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Daily Waldo at RWE.org Newsflashes

Birthday of Ralph Waldo Emerson

MAY TWENTY-FIFTH

HAPPY BIRTHDAY TO RALPH WALDO EMERSON, MAY 25, 1803
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Once again Emerson wrestles with formulating the concept of ‘the one in the many, the many in the one,’ the Hindu principle enunciated in the Bhagavad Gita, which he was reading – – – and re-reading

Who shall define to me an Individual? I behold with awe & delight many illustrations of the One Universal mind. I see my being imbedded in it. As a plant in the earth so I grow in God. I am only a form of him. He is the soul of Me. I can even with a mountainous aspiring say, I am God, by transferring me out of the flimsy & unclean precincts of my body, my fortunes, my private will; & meekly retiring upon the holy austerities of the Just & the Loving — upon the secret fountains of Nature. That thin & difficult ether, I can also breathe. The mortal lungs & nostrils burst & shrivel, but the soul itself needeth no organs – it is all element & all organ. Yet why not always so? How came the Individual thus armed and impassioned to parricide, thus murderously inclined ever to traverse & kill the divine life? Ah wicked Manichee! Into that dim problem I cannot enter. A believer in unity, a seer of Unity, I yet behold two.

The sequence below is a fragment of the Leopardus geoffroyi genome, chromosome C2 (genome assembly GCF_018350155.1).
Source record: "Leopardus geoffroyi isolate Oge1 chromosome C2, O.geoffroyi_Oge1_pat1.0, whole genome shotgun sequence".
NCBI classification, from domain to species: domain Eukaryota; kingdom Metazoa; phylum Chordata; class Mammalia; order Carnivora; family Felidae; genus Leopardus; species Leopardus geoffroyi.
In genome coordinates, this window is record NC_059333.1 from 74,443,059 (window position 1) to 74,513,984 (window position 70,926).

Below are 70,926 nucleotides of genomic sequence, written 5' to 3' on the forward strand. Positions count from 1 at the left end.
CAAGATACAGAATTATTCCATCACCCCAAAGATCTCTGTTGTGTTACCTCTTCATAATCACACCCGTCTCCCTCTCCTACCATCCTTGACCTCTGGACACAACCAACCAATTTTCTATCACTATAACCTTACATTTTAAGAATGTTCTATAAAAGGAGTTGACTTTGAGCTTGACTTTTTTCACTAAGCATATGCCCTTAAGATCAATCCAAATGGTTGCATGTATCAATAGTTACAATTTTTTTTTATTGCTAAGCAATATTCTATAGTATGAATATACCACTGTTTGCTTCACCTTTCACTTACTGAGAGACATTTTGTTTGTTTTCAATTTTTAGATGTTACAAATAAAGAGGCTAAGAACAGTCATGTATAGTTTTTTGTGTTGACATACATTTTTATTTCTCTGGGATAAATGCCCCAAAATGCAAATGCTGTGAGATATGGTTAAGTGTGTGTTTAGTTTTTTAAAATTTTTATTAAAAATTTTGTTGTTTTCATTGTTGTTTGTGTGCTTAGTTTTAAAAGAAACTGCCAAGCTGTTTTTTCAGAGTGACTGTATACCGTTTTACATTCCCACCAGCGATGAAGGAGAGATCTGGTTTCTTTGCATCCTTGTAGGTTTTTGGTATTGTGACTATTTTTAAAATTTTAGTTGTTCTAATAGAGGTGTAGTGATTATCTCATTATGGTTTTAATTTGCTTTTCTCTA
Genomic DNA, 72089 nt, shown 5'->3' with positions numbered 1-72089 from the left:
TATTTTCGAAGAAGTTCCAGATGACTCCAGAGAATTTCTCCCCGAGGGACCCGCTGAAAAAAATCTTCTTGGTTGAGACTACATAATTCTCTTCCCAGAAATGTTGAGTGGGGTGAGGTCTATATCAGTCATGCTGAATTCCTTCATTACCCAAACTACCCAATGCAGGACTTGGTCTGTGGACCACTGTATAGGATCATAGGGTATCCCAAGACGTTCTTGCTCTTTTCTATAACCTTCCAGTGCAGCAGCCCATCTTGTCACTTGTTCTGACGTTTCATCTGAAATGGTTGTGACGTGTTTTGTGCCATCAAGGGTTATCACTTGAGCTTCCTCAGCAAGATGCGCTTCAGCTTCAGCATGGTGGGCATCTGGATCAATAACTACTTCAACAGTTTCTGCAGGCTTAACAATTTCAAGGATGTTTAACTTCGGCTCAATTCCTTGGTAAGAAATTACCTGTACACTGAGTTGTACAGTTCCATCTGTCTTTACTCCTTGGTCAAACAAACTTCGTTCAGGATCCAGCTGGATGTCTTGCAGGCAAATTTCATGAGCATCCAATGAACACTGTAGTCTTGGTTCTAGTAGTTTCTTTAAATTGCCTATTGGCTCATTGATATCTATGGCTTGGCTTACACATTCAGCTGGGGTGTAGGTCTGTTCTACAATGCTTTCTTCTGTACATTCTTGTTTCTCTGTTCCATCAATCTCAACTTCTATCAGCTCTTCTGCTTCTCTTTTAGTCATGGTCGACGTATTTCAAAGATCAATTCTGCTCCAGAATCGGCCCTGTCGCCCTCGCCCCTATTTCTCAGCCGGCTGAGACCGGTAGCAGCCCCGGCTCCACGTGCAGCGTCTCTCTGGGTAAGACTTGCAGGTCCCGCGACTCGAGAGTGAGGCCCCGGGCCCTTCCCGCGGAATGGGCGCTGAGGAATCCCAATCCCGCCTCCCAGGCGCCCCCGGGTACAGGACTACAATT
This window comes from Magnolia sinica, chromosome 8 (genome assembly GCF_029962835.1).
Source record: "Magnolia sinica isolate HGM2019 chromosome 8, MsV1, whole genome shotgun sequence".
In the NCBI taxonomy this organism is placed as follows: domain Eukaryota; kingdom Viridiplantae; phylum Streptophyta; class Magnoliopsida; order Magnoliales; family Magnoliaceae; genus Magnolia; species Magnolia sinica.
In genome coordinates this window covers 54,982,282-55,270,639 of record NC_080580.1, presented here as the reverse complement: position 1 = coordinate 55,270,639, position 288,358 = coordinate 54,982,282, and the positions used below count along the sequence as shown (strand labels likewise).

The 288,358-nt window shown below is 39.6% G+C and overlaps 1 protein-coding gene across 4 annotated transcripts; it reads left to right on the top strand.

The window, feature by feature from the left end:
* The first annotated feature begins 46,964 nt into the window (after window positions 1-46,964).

A Year With Emerson
A Year With Emerson by Richard Grossman
by Richard Grossman
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Complete Works of RWE IX - Poems

GOOD-BYE

I

GOOD-BYE, proud world! I’m going home:
Thou art not my friend, and I’m not thine.
Long through thy weary crowds I roam;
A river-ark on the ocean brine,
Long I’ve been tossed like the driven foam;
But now, proud world! I’m going home.

Good-bye to Flattery’s fawning face;
To Grandeur with his wise grimace;
To upstart Wealth’s averted eye;
To supple Office, low and high;
To crowded halls, to court and street;
To frozen hearts and hasting feet;
To those who go, and those who come;
Good-bye, proud world! I’m going home.

I am going to my own hearth-stone,
Bosomed in yon green hills alone,–
A secret nook in a pleasant land,
Whose groves the frolic fairies planned;
Where arches green, the livelong day,
Echo the blackbird’s roundelay,
And vulgar feet have never trod
A spot that is sacred to thought and God.

O, when I am safe in my sylvan home,
I tread on the pride of Greece and Rome;
And when I am stretched beneath the pines,
Where the evening star so holy shines,
I laugh at the lore and the pride of man,
At the sophist schools and the learned clan;
For what are they all, in their high conceit,
When man in the bush with God may meet?